What is Optometric Vision Therapy?
Optometric Vision Therapy is training for the eyes used to develop and improve upon existing visual ability. Specifically, the program targets the patient’s eye teaming, binocular vision, and visual information processing skills. It is a practical and effective alternative to drug therapy and/or surgery that gives patients the skills to use their eyes more efficiently, leading to better academic and social skills.
Conditions that can be treated with vision therapy include:
*strabismus (crossed eyes) *inability to focus and ADD/ADHD
*amblyopia (lazy eye) *visual field loss (often witnessed in *double vision stroke victims) *learning-related vision disorders (i.e. dyslexia)
Vision therapy utilizes special tools like lenses, “flippers”, and prisms in a progressive series of in-office therapy exercises. Home instruction for vision therapy is also provided for patients to practice the techniques they learn between their office visits. Practice makes perfect!
Vision Therapy Frequently Asked Questions
Who typically needs vision therapy?
Vision therapy can be a useful tool for helping children and adults alike. Children with learning or reading problems can benefit from the vision boost these exercises provide. An optometrist or ophthalmologist may prescribe glasses, but if the patient's problem lies with visual processing, well... At least they look good!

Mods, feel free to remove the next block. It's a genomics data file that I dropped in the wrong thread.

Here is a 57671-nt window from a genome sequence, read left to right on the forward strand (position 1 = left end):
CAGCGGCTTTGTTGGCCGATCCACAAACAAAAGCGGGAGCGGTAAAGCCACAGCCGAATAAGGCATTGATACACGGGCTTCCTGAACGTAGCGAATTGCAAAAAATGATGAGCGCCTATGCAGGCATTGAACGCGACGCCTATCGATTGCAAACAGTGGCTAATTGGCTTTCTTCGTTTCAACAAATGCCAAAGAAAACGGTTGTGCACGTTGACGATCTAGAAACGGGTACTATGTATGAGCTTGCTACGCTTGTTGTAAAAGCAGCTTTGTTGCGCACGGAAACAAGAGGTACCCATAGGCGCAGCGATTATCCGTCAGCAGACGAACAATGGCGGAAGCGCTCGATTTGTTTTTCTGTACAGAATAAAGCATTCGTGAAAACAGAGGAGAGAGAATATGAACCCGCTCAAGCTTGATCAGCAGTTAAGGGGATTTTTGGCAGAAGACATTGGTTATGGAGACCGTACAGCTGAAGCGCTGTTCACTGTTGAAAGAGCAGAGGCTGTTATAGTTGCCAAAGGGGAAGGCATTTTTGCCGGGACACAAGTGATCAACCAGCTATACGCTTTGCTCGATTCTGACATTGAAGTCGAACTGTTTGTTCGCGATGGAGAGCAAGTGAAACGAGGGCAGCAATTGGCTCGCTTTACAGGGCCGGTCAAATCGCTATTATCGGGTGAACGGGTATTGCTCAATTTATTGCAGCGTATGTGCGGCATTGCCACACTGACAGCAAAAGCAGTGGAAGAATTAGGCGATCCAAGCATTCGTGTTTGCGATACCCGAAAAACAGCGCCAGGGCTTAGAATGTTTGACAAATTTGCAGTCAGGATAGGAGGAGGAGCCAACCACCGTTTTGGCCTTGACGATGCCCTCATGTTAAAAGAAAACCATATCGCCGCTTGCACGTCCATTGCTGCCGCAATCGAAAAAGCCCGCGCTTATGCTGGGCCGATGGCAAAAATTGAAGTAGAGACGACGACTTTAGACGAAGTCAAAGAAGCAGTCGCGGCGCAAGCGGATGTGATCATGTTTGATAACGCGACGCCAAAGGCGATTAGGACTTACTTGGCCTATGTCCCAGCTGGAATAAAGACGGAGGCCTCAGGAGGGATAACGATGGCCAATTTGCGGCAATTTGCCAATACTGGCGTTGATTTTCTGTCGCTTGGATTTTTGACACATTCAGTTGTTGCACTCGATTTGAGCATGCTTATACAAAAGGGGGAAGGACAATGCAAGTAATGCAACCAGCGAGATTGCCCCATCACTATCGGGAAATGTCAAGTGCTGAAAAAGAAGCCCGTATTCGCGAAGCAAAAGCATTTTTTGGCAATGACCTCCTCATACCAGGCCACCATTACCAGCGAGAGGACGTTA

Adults can benefit from this therapy, as well. Vision therapy exercises can help curb eye-strain related vision processing problems brought on by modern-day technology such as computers, smartphones, and tablets.
Do these exercises simply strengthen eye muscles?
This is actually a common misconception! Vision therapy is focused on strengthening the neurological pathways between the eyes and the brain. It's this dual coordination that needs fine tuning rather than just the muscle capability.
Is there scientific evidence that it really works?
It does work! Anecdotal evidence aside, studies on vision therapy show it is effective in improving the lives of patients. Data shows that this therapy can improve visual function enough to keep it from interfering with a patient's ability to absorb information and learn (and what do children spend 24 hours a day, 7 days a week doing?).
Okay, I'll give it a shot. What is the first step in initiating a vision therapy treatment program?
Ready to take the first step in enrolling yourself or your child in vision therapy? Check out our Vision Therapy Process page for more information.